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Cybernaut

The benevolent hackers

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Outside of a Star Trek convention, you won't find a bigger group of geeks than the one assembled at the annual CanSecWest Applied Security Confrerence in Vancouver last week.

This is basically a computer security conference, with a separate hacker event called Pwn2Own where people that really should be on the payrolls of the major software companies compete to see who can be the first to crack the latest browsers and programs.

On the very first day of the conference, one enterprising hacker by the name of Charlie Miller hacked a security vulnerability in Apple's Safari browser in a matter of seconds to take over a new, fully patched MacBook, earning both a $10,000 prize and the MacBook.

Another Hacker by the name of Nils hacked both Internet Explorer 8 and Firefox 3, also winning $10,000 and a Sony Vaio laptop.

To win you must demonstrate that your hack has potential for loss of information or to incur cost, and you have to be faster than the hacker beside you who was probably seconds away from taking down the same computer.

The browser test was only the tip of the iceberg. Hackers were challenged to exploit dozens of other computer programs over a span of three days, including popular operating systems - like the Windows 7 Beta - and the software on popular smart phones. There were no survivors this year.

A complete list of challenges is available at http://cansecwest.com.

The benefit of these competitions is that details of all of the exploits used will eventually be handed over to the companies participating, sometimes for a cash reward, allowing companies to create patches against future hacks.

It's also a humbling experience for software companies. Any company can claim to produce secure software, but Pwn2Own forces them to prove it in an atmosphere where hackers are extremely motivated to win.

Sober second thought

I've sent a few angry or poorly worded e-mails in my life, and felt an instant twinge of regret when I hit the Send button. There's no going back after that.

At least with traditional mail you had the whole process of finding a stamp, sealing the message in an envelope and walking to the nearest post office box for sober second thought. Not so with e-mail.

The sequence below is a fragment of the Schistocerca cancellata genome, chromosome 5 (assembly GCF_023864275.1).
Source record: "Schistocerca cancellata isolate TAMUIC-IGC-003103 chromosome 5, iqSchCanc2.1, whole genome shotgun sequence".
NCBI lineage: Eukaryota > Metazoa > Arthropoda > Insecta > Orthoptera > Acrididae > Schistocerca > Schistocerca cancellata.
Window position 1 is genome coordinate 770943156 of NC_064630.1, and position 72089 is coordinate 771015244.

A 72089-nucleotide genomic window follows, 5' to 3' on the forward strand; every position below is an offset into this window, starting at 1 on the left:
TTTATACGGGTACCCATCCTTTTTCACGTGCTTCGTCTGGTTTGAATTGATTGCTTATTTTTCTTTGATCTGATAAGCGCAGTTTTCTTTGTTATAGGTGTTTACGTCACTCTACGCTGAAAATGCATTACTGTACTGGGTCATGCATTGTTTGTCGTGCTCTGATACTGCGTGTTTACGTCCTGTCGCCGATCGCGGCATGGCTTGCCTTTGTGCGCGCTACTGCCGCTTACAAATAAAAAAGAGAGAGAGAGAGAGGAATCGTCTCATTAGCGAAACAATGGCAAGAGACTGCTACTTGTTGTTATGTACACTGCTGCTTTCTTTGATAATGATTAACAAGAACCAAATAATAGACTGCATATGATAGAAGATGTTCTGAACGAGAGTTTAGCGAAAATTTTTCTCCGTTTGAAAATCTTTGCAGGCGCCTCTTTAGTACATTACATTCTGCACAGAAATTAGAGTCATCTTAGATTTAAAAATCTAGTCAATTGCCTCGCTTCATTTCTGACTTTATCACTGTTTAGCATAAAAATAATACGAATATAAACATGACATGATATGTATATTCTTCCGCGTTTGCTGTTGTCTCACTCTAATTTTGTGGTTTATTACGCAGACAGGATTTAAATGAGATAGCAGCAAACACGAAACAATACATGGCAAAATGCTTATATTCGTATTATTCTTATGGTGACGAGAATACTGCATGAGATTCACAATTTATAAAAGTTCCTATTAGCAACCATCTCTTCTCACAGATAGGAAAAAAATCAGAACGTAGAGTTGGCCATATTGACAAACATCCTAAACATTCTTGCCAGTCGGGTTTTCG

Until now. This week Google released a long-rumoured "Undo Send" button that will allow you to take back an e-mail immediately after you've sent it. It works because it doesn't actually send the e-mail until five seconds after you get the confirmation that an e-mail has been sent, although I'd argue that they should probably extend that feature to five minutes with the ability to immediately override the prompt if an e-mail is urgent.

In the future I'd also include a "Sleep On It" button next to the Send button that gives you 24 hours to think things over.

Time to buy?

It's been months since a major bank went belly up, and although jobless rates are continuing to rise there are signs that the economic recovery could begin in 2010 - that's what the central banks believe, it's what world governments believe, and it's what business owners are doing their best to believe as they hang on by their fingernails.

If your job is stable and you have savings instead of investments, then it's your duty to take advantage of the crisis. The lack of consumer confidence and consumer spending is causing most of the layoffs, and the only way to turn the economy around is for people to start spending again.

Besides, the deals won't get much better for computers and electronics, and you can save a lot of money in the long run.

TigerDirect.ca had a three day spring clearance sell-off where you can get discounts of 60 per cent of their already discounted prices - including an Xbox 360 Premium system for $219, or $139 off the retail price, GPS devices for $199.99 that used to sell for $549.99, and more.

Futureshop (www.futureshop.ca) is also having a spring sale where you can get laptops with dual core processors for $549, laptops with single core Intel Celeron processors for $429, and $600 off a Sony Bravia 46-inch HDTV and home theatre system valued at $2,800. That's more than 20 per cent off.

Best Buy (www.bestbuy.ca) is having Door Crasher Days, where different items are on sale every day. Deals are similar to Future Shop, but a lot of different products are available. I like the Acer 24-inch Widescreen LCD Monitor for $269, about a third off, that has two HDMI ports for watching HD movies and playing games, as well as other ports so you can use it with a desktop computer. An HP Pavilion Desktop with an Intel Core 2 Quad processor is just $799, $200 off.

Prices are coming down on Blu-ray movies, video games, external hardrives, iPods, you name it. And it's only a matter of time before they go back up.

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